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A Robotic Hand Plays the Piano With a More Human Touch


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The robot is capable of performing simple songs in different styles.

University of Cambridge researchers have developed a robotic hand that can play the piano.

Credit: Josie Hughes

Researchers at the University of Cambridge in the U.K. have developed a robotic hand that can play the piano.

The hand operates passively, meaning its fingers are not individually connected to any motors; instead, a simple mechanical arm controls only the wrist, and the rest of the hand follows using a design that mimics human anatomy.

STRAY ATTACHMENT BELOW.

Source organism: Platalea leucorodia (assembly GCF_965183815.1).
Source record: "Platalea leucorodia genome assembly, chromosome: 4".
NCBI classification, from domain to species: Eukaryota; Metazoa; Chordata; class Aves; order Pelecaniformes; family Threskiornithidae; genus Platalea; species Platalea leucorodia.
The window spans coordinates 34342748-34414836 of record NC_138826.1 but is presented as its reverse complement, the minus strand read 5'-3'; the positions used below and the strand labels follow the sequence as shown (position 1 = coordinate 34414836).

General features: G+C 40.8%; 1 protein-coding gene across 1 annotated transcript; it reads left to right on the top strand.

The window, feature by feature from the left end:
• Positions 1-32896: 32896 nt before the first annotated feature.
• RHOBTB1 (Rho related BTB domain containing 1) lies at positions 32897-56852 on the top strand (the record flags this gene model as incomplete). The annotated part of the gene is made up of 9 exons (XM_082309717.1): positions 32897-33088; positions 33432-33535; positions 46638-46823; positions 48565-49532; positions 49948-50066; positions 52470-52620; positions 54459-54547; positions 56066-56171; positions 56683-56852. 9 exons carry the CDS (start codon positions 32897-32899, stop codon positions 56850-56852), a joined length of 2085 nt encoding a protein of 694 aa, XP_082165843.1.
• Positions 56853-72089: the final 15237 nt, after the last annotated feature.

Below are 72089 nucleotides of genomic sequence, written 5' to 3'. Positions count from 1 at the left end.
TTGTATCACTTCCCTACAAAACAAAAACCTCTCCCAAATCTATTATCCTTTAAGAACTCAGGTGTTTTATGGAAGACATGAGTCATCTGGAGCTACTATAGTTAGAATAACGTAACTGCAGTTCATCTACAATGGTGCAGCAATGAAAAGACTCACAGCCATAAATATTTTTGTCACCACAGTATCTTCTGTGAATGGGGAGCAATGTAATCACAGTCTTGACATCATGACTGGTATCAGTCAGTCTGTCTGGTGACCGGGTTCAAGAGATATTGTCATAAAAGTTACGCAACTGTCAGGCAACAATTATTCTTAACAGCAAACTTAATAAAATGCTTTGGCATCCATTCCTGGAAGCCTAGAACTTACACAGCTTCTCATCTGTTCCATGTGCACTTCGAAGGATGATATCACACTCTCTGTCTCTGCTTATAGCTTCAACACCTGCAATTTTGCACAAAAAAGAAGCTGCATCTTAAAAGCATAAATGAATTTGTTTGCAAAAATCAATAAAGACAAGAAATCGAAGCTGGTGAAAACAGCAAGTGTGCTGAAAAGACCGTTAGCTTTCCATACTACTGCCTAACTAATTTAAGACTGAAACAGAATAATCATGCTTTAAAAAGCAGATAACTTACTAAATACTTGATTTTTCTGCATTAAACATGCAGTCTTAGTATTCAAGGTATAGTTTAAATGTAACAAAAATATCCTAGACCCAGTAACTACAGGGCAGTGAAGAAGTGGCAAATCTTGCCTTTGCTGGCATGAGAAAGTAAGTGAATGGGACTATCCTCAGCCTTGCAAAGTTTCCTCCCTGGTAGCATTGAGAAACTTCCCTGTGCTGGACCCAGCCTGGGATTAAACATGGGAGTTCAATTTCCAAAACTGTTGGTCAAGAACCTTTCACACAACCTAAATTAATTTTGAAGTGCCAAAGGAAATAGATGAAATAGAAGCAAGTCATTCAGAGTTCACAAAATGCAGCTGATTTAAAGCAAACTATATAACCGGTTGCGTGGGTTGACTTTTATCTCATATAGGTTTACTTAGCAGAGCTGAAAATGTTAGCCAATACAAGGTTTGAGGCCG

For now, the hand is only capable of performing simple songs, but it can execute different styles and dynamics.

The researchers designed the hand with bones and ligaments placed as they are in nature.

The team evaluated how hard or soft different components needed to be, and fabricated the hand with a three-dimensional printer that blended hard plastic and soft rubber in different ratios to create ligaments and joints with varying degrees of stiffness.

Said Cambridge’s Josie Hughes, “We’re going beyond simply treating notes as a list of instructions. Piano playing is an art. We’re trying to introduce that complexity, depth, and artistry into our robot’s behavior.”

From The New York Times
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